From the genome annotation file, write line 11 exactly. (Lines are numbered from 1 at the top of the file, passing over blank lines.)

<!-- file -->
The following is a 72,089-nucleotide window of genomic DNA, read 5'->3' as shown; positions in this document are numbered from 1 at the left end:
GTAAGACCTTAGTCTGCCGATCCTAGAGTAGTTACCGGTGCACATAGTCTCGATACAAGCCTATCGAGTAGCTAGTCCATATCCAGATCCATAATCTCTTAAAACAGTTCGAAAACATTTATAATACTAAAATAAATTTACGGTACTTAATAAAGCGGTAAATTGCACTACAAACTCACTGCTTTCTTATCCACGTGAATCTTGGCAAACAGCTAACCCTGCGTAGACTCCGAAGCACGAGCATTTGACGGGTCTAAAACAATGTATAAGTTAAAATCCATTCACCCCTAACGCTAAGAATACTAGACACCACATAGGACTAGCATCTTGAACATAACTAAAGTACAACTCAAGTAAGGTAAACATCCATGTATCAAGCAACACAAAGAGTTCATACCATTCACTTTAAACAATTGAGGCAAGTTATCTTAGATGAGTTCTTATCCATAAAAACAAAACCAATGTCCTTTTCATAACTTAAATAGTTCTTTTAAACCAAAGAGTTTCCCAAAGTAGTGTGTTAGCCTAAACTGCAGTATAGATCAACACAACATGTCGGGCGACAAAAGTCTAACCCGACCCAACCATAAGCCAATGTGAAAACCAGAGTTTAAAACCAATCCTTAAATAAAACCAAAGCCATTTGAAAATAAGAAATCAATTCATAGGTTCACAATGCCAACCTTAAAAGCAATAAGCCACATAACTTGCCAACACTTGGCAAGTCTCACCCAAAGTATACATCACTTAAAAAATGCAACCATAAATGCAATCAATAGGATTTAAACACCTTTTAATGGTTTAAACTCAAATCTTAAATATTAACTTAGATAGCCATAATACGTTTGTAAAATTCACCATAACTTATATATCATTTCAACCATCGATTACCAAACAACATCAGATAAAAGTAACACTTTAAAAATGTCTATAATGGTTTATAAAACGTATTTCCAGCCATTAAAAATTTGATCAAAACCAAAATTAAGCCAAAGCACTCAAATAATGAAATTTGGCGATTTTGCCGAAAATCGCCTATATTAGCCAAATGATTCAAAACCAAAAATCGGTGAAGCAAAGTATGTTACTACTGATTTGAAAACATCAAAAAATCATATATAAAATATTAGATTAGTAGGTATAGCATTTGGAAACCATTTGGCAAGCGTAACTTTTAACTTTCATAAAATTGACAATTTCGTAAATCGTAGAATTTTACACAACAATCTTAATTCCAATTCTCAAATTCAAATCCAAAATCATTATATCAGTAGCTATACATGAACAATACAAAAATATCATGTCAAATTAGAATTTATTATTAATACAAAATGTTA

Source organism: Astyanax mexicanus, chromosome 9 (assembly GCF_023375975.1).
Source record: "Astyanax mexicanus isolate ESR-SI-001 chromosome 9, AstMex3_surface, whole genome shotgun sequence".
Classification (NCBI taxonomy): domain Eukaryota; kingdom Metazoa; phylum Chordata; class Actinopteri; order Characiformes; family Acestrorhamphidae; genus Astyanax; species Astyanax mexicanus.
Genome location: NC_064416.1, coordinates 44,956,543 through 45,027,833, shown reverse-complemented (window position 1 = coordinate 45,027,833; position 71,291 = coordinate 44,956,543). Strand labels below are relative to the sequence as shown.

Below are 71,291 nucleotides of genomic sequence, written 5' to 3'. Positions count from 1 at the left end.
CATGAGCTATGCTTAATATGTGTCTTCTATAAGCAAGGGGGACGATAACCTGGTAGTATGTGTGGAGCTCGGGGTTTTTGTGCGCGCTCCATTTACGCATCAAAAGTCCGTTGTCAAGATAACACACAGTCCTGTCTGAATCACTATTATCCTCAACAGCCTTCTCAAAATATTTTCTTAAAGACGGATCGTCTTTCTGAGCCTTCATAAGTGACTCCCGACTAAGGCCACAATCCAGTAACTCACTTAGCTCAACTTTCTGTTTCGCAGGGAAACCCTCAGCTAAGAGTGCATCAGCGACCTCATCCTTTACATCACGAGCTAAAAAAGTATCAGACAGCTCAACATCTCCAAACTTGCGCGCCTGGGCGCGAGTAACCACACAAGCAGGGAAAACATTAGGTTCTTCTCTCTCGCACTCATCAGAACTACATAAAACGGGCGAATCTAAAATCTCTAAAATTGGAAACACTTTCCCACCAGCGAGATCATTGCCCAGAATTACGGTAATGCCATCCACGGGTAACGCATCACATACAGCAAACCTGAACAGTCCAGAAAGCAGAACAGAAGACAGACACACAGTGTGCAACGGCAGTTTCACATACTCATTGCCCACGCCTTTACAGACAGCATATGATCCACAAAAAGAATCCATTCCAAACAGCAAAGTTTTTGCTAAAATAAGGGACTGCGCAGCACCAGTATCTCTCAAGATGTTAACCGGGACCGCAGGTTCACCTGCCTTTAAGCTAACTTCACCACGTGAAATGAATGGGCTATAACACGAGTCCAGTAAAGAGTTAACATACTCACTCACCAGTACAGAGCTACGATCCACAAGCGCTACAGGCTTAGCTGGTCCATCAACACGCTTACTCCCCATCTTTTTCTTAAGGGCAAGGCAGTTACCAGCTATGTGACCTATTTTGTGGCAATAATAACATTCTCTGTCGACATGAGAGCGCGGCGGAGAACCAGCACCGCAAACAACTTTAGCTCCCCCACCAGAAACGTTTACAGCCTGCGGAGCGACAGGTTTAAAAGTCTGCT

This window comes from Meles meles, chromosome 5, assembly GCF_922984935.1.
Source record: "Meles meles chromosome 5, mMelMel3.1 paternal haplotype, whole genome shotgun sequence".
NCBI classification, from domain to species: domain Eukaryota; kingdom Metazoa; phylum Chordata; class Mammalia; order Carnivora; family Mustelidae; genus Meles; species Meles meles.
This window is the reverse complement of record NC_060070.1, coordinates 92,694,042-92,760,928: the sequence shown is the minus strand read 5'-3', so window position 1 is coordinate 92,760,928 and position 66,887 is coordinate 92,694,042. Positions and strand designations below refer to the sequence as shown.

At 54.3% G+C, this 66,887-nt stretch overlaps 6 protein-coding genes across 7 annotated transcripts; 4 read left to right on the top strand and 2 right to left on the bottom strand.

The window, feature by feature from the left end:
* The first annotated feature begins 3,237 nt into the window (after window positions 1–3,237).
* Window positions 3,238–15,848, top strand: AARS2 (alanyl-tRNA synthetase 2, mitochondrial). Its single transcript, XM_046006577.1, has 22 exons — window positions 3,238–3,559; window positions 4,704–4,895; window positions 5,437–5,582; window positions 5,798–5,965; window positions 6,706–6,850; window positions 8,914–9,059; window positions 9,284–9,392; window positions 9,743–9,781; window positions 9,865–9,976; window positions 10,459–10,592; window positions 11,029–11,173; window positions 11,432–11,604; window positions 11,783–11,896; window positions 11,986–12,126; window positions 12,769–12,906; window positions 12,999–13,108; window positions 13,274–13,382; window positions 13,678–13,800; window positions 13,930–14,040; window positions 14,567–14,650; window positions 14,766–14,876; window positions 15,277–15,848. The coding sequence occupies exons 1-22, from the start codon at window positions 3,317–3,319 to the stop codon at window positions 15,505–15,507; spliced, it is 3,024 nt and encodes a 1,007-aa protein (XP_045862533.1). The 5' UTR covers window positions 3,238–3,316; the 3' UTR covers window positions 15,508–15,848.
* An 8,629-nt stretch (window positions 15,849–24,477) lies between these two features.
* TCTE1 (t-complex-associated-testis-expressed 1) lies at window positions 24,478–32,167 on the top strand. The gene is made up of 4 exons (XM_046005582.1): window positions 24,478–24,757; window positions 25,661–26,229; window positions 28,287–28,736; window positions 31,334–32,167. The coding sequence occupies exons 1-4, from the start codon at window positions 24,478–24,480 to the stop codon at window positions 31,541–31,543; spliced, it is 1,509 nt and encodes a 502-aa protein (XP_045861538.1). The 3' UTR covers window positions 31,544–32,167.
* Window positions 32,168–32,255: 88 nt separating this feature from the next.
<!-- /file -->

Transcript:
NCBI classification, from domain to species: domain Eukaryota; kingdom Metazoa; phylum Chordata; class Mammalia; order Carnivora; family Mustelidae; genus Meles; species Meles meles.